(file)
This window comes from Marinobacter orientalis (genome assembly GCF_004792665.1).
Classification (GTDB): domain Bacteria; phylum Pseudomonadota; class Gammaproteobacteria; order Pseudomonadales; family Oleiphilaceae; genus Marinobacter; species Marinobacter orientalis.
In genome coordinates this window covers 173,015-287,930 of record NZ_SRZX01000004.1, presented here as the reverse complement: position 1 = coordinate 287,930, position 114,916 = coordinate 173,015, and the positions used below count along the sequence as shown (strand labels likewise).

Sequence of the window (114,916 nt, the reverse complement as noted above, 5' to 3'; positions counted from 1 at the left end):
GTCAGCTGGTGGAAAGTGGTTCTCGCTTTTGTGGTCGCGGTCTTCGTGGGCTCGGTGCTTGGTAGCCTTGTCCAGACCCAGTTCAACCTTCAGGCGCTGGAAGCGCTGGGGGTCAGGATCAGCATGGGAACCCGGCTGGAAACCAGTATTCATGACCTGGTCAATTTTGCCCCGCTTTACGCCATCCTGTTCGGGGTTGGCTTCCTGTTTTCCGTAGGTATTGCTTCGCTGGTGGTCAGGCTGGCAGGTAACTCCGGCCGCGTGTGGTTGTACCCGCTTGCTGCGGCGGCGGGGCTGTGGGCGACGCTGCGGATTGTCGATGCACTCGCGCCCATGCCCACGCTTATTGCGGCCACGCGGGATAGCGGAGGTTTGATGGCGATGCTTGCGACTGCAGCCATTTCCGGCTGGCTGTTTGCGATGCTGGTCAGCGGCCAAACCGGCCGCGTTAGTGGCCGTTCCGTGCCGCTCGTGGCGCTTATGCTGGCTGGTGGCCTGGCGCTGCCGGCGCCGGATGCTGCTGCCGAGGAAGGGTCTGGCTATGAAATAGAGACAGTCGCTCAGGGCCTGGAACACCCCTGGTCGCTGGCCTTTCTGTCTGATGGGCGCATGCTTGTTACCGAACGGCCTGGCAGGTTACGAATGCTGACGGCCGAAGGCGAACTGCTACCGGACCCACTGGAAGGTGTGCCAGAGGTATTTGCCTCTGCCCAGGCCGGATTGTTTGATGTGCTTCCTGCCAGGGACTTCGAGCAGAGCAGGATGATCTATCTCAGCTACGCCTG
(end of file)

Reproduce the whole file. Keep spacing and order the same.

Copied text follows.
This window comes from Marinobacter orientalis (genome assembly GCF_004792665.1).
Classification (GTDB): domain Bacteria; phylum Pseudomonadota; class Gammaproteobacteria; order Pseudomonadales; family Oleiphilaceae; genus Marinobacter; species Marinobacter orientalis.
In genome coordinates this window covers 173,015-287,930 of record NZ_SRZX01000004.1, presented here as the reverse complement: position 1 = coordinate 287,930, position 114,916 = coordinate 173,015, and the positions used below count along the sequence as shown (strand labels likewise).

Sequence of the window (114,916 nt, the reverse complement as noted above, 5' to 3'; positions counted from 1 at the left end):
GTCAGCTGGTGGAAAGTGGTTCTCGCTTTTGTGGTCGCGGTCTTCGTGGGCTCGGTGCTTGGTAGCCTTGTCCAGACCCAGTTCAACCTTCAGGCGCTGGAAGCGCTGGGGGTCAGGATCAGCATGGGAACCCGGCTGGAAACCAGTATTCATGACCTGGTCAATTTTGCCCCGCTTTACGCCATCCTGTTCGGGGTTGGCTTCCTGTTTTCCGTAGGTATTGCTTCGCTGGTGGTCAGGCTGGCAGGTAACTCCGGCCGCGTGTGGTTGTACCCGCTTGCTGCGGCGGCGGGGCTGTGGGCGACGCTGCGGATTGTCGATGCACTCGCGCCCATGCCCACGCTTATTGCGGCCACGCGGGATAGCGGAGGTTTGATGGCGATGCTTGCGACTGCAGCCATTTCCGGCTGGCTGTTTGCGATGCTGGTCAGCGGCCAAACCGGCCGCGTTAGTGGCCGTTCCGTGCCGCTCGTGGCGCTTATGCTGGCTGGTGGCCTGGCGCTGCCGGCGCCGGATGCTGCTGCCGAGGAAGGGTCTGGCTATGAAATAGAGACAGTCGCTCAGGGCCTGGAACACCCCTGGTCGCTGGCCTTTCTGTCTGATGGGCGCATGCTTGTTACCGAACGGCCTGGCAGGTTACGAATGCTGACGGCCGAAGGCGAACTGCTACCGGACCCACTGGAAGGTGTGCCAGAGGTATTTGCCTCTGCCCAGGCCGGATTGTTTGATGTGCTTCCTGCCAGGGACTTCGAGCAGAGCAGGATGATCTATCTCAGCTACGCCTG